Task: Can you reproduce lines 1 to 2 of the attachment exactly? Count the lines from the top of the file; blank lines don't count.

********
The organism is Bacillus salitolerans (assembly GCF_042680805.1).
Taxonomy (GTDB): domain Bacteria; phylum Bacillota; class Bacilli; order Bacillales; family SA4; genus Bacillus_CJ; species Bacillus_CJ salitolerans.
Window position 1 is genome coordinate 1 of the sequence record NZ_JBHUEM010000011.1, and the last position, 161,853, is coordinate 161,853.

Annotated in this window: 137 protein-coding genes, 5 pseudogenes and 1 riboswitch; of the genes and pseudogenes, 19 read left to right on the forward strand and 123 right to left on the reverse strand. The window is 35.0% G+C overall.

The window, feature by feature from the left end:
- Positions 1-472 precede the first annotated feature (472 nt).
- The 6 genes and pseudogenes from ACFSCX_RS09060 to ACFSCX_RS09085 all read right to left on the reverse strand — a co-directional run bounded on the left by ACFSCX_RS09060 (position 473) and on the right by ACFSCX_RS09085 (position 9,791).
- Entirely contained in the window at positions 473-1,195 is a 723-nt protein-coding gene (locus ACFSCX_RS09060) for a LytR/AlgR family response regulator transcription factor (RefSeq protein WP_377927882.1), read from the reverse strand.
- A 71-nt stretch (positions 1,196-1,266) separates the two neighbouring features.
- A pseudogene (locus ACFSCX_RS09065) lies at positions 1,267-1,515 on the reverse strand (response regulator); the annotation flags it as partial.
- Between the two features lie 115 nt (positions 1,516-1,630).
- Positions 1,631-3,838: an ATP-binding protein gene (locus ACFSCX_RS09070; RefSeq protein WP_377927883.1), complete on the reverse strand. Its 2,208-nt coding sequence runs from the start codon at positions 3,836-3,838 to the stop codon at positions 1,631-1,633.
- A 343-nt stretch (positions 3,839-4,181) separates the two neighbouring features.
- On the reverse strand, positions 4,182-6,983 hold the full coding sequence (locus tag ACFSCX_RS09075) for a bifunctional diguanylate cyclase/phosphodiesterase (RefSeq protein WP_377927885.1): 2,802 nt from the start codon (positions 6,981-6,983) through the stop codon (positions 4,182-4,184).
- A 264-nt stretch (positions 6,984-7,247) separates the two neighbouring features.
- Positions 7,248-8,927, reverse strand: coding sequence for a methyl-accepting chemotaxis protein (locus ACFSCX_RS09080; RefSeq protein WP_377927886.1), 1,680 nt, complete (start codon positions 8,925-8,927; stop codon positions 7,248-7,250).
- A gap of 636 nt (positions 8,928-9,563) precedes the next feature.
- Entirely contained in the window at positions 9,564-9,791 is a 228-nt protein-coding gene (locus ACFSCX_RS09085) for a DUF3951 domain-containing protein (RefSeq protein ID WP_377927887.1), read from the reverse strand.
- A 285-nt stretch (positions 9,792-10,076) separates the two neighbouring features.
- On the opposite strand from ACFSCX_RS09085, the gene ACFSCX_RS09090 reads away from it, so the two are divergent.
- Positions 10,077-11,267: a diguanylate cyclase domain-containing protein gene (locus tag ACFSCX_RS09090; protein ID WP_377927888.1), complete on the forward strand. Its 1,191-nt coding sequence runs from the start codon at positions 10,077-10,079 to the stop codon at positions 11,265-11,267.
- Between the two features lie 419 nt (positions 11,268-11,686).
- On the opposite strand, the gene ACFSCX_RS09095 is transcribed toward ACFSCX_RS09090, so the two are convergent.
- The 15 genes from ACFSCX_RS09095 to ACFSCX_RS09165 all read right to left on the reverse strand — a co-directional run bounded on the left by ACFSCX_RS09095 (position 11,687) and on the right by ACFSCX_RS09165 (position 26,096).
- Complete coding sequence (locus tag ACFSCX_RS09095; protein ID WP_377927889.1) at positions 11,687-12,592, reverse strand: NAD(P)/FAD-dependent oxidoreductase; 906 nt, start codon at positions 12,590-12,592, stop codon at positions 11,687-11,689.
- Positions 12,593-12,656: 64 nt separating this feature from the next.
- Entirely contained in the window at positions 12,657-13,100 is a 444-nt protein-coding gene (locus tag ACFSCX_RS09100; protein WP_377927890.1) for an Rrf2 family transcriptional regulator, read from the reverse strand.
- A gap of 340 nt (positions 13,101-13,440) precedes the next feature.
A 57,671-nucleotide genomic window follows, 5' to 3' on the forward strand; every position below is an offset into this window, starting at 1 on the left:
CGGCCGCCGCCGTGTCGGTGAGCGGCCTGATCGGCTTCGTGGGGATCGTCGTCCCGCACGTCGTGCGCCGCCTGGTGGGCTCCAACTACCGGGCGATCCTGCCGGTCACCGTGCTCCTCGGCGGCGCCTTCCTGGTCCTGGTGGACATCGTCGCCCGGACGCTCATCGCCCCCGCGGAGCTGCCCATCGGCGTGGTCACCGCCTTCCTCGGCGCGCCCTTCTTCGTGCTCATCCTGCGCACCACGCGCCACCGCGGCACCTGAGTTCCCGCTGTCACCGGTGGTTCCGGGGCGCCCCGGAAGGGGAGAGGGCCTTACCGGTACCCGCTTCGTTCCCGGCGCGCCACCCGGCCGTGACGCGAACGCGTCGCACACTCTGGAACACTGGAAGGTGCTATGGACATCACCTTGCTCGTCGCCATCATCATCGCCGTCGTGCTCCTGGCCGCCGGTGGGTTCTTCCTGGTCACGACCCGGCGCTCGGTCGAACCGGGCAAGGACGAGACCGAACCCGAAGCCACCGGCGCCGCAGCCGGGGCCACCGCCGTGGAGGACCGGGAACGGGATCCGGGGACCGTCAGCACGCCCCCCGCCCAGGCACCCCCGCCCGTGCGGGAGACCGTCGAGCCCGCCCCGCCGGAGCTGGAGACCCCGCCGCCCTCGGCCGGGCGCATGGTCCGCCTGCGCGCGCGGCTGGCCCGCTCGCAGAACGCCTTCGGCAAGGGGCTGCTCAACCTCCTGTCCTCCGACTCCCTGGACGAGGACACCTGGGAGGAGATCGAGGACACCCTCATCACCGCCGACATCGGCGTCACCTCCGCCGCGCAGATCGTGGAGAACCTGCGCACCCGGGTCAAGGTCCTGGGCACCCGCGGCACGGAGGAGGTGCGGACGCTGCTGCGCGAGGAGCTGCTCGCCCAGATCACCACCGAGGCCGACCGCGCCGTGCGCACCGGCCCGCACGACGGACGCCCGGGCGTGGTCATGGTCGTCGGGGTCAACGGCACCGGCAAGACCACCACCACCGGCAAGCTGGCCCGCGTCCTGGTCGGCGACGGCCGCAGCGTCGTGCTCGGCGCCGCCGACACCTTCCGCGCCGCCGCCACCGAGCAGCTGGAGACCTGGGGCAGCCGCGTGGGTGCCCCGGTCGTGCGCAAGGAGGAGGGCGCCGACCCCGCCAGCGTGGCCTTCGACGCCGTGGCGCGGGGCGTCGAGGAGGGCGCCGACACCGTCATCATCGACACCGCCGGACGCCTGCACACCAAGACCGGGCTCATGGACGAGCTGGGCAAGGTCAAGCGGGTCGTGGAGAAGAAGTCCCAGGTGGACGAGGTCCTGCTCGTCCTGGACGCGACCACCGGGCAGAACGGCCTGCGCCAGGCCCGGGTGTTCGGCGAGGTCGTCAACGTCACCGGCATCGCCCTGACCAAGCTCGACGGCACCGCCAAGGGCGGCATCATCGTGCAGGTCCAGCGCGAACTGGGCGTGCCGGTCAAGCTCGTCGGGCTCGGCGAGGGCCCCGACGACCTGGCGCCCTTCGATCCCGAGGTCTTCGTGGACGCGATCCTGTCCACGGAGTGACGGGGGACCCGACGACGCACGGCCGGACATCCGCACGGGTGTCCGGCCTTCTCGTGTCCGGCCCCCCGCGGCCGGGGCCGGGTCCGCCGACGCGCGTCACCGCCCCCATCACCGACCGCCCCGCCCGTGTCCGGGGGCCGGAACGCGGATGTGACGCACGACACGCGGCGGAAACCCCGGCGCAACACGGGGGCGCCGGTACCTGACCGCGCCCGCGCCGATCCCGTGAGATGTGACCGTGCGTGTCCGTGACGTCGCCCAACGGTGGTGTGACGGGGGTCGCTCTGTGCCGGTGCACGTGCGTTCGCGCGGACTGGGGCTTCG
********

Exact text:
The organism is Bacillus salitolerans (assembly GCF_042680805.1).
Taxonomy (GTDB): domain Bacteria; phylum Bacillota; class Bacilli; order Bacillales; family SA4; genus Bacillus_CJ; species Bacillus_CJ salitolerans.